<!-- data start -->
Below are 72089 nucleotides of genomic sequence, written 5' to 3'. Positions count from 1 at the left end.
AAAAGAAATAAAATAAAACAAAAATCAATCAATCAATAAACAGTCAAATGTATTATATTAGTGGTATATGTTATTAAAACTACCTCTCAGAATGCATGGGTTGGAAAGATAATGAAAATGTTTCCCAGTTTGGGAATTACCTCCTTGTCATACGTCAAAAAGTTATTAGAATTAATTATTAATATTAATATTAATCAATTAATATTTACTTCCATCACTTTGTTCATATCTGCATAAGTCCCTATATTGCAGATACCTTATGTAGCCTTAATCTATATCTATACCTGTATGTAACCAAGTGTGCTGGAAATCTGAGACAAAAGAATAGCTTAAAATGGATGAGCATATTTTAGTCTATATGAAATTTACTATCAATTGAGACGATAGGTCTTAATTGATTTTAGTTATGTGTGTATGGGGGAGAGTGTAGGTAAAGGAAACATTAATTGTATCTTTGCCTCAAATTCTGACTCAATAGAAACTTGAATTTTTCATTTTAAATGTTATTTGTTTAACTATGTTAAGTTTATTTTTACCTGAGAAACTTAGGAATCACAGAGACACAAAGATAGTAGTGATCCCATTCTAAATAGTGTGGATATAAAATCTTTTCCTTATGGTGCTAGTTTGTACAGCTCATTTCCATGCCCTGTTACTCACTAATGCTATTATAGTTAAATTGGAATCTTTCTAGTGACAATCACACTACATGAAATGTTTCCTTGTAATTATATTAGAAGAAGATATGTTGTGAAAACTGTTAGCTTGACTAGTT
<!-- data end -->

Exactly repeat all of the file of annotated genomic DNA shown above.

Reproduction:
Below are 72089 nucleotides of genomic sequence, written 5' to 3'. Positions count from 1 at the left end.
AAAAGAAATAAAATAAAACAAAAATCAATCAATCAATAAACAGTCAAATGTATTATATTAGTGGTATATGTTATTAAAACTACCTCTCAGAATGCATGGGTTGGAAAGATAATGAAAATGTTTCCCAGTTTGGGAATTACCTCCTTGTCATACGTCAAAAAGTTATTAGAATTAATTATTAATATTAATATTAATCAATTAATATTTACTTCCATCACTTTGTTCATATCTGCATAAGTCCCTATATTGCAGATACCTTATGTAGCCTTAATCTATATCTATACCTGTATGTAACCAAGTGTGCTGGAAATCTGAGACAAAAGAATAGCTTAAAATGGATGAGCATATTTTAGTCTATATGAAATTTACTATCAATTGAGACGATAGGTCTTAATTGATTTTAGTTATGTGTGTATGGGGGAGAGTGTAGGTAAAGGAAACATTAATTGTATCTTTGCCTCAAATTCTGACTCAATAGAAACTTGAATTTTTCATTTTAAATGTTATTTGTTTAACTATGTTAAGTTTATTTTTACCTGAGAAACTTAGGAATCACAGAGACACAAAGATAGTAGTGATCCCATTCTAAATAGTGTGGATATAAAATCTTTTCCTTATGGTGCTAGTTTGTACAGCTCATTTCCATGCCCTGTTACTCACTAATGCTATTATAGTTAAATTGGAATCTTTCTAGTGACAATCACACTACATGAAATGTTTCCTTGTAATTATATTAGAAGAAGATATGTTGTGAAAACTGTTAGCTTGACTAGTT